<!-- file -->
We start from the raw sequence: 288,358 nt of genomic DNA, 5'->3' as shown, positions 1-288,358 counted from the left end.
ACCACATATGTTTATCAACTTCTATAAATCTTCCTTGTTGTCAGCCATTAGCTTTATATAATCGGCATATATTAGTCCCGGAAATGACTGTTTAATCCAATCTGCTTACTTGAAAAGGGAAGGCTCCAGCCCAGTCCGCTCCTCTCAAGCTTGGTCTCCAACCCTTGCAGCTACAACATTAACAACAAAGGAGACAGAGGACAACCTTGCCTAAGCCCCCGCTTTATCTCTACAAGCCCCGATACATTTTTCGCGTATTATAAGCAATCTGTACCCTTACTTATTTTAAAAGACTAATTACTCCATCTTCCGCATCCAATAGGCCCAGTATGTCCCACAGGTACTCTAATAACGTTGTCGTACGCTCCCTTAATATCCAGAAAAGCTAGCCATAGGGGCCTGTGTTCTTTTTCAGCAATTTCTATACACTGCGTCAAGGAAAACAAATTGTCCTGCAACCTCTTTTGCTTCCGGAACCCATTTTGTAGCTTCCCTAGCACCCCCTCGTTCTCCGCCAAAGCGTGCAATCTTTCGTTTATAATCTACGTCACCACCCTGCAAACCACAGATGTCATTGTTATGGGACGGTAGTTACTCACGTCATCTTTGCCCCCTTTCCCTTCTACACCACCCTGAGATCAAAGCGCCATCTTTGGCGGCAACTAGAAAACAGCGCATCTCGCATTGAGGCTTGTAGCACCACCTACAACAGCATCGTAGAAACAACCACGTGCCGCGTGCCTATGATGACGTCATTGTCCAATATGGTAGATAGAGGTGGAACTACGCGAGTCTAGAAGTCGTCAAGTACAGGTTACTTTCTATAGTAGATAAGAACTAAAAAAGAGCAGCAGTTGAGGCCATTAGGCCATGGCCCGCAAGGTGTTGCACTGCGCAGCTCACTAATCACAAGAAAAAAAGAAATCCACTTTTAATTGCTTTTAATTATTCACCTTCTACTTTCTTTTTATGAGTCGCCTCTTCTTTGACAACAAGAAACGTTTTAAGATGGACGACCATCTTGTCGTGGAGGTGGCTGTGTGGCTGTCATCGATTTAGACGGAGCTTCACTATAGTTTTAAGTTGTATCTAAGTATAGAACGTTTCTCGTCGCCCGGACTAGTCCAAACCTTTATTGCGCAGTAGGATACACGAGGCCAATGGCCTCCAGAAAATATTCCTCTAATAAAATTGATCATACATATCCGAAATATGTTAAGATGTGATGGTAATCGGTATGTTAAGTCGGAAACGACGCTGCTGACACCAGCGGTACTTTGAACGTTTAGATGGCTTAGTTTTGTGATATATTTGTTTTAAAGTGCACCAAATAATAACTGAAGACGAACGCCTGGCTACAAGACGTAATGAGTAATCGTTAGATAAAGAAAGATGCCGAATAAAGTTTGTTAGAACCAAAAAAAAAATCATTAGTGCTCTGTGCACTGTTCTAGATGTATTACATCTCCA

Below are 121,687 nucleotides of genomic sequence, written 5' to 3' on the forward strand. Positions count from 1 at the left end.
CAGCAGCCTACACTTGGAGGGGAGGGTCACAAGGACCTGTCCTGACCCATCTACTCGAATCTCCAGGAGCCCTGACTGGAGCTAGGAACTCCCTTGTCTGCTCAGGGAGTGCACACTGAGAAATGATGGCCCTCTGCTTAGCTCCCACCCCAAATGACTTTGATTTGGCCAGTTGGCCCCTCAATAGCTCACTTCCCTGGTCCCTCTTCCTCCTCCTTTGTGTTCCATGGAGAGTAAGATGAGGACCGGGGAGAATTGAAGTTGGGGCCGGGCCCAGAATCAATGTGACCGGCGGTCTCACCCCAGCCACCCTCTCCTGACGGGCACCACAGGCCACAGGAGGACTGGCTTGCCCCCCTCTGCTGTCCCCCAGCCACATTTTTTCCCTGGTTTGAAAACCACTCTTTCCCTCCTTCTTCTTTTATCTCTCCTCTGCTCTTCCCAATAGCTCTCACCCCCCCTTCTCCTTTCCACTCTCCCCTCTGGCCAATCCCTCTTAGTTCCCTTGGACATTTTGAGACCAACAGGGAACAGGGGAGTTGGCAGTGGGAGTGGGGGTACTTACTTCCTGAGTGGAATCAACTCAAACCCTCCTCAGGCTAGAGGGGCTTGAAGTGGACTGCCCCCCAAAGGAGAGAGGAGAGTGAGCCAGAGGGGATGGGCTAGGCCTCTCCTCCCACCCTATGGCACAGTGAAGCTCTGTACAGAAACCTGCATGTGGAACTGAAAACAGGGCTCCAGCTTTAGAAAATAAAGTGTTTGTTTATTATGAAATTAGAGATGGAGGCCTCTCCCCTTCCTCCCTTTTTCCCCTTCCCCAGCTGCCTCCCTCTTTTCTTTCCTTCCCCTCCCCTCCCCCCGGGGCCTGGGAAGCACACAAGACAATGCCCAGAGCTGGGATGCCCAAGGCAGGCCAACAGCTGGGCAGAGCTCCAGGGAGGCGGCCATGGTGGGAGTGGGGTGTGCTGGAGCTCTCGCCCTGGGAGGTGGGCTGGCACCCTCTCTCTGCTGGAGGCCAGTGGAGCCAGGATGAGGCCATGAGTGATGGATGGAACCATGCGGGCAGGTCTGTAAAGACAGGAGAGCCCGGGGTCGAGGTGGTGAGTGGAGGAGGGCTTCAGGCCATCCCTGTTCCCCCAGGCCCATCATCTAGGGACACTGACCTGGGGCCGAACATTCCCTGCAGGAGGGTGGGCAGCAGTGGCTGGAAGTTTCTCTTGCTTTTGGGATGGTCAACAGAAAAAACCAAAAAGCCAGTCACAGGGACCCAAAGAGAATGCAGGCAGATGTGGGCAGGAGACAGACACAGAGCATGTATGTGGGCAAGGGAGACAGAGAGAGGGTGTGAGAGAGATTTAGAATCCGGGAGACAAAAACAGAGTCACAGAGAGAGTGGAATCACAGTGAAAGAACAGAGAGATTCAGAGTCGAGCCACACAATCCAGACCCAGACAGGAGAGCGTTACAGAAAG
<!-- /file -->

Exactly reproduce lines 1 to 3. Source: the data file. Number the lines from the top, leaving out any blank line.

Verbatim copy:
We start from the raw sequence: 288,358 nt of genomic DNA, 5'->3' as shown, positions 1-288,358 counted from the left end.
ACCACATATGTTTATCAACTTCTATAAATCTTCCTTGTTGTCAGCCATTAGCTTTATATAATCGGCATATATTAGTCCCGGAAATGACTGTTTAATCCAATCTGCTTACTTGAAAAGGGAAGGCTCCAGCCCAGTCCGCTCCTCTCAAGCTTGGTCTCCAACCCTTGCAGCTACAACATTAACAACAAAGGAGACAGAGGACAACCTTGCCTAAGCCCCCGCTTTATCTCTACAAGCCCCGATACATTTTTCGCGTATTATAAGCAATCTGTACCCTTACTTATTTTAAAAGACTAATTACTCCATCTTCCGCATCCAATAGGCCCAGTATGTCCCACAGGTACTCTAATAACGTTGTCGTACGCTCCCTTAATATCCAGAAAAGCTAGCCATAGGGGCCTGTGTTCTTTTTCAGCAATTTCTATACACTGCGTCAAGGAAAACAAATTGTCCTGCAACCTCTTTTGCTTCCGGAACCCATTTTGTAGCTTCCCTAGCACCCCCTCGTTCTCCGCCAAAGCGTGCAATCTTTCGTTTATAATCTACGTCACCACCCTGCAAACCACAGATGTCATTGTTATGGGACGGTAGTTACTCACGTCATCTTTGCCCCCTTTCCCTTCTACACCACCCTGAGATCAAAGCGCCATCTTTGGCGGCAACTAGAAAACAGCGCATCTCGCATTGAGGCTTGTAGCACCACCTACAACAGCATCGTAGAAACAACCACGTGCCGCGTGCCTATGATGACGTCATTGTCCAATATGGTAGATAGAGGTGGAACTACGCGAGTCTAGAAGTCGTCAAGTACAGGTTACTTTCTATAGTAGATAAGAACTAAAAAAGAGCAGCAGTTGAGGCCATTAGGCCATGGCCCGCAAGGTGTTGCACTGCGCAGCTCACTAATCACAAGAAAAAAAGAAATCCACTTTTAATTGCTTTTAATTATTCACCTTCTACTTTCTTTTTATGAGTCGCCTCTTCTTTGACAACAAGAAACGTTTTAAGATGGACGACCATCTTGTCGTGGAGGTGGCTGTGTGGCTGTCATCGATTTAGACGGAGCTTCACTATAGTTTTAAGTTGTATCTAAGTATAGAACGTTTCTCGTCGCCCGGACTAGTCCAAACCTTTATTGCGCAGTAGGATACACGAGGCCAATGGCCTCCAGAAAATATTCCTCTAATAAAATTGATCATACATATCCGAAATATGTTAAGATGTGATGGTAATCGGTATGTTAAGTCGGAAACGACGCTGCTGACACCAGCGGTACTTTGAACGTTTAGATGGCTTAGTTTTGTGATATATTTGTTTTAAAGTGCACCAAATAATAACTGAAGACGAACGCCTGGCTACAAGACGTAATGAGTAATCGTTAGATAAAGAAAGATGCCGAATAAAGTTTGTTAGAACCAAAAAAAAAATCATTAGTGCTCTGTGCACTGTTCTAGATGTATTACATCTCCA

Below are 121,687 nucleotides of genomic sequence, written 5' to 3' on the forward strand. Positions count from 1 at the left end.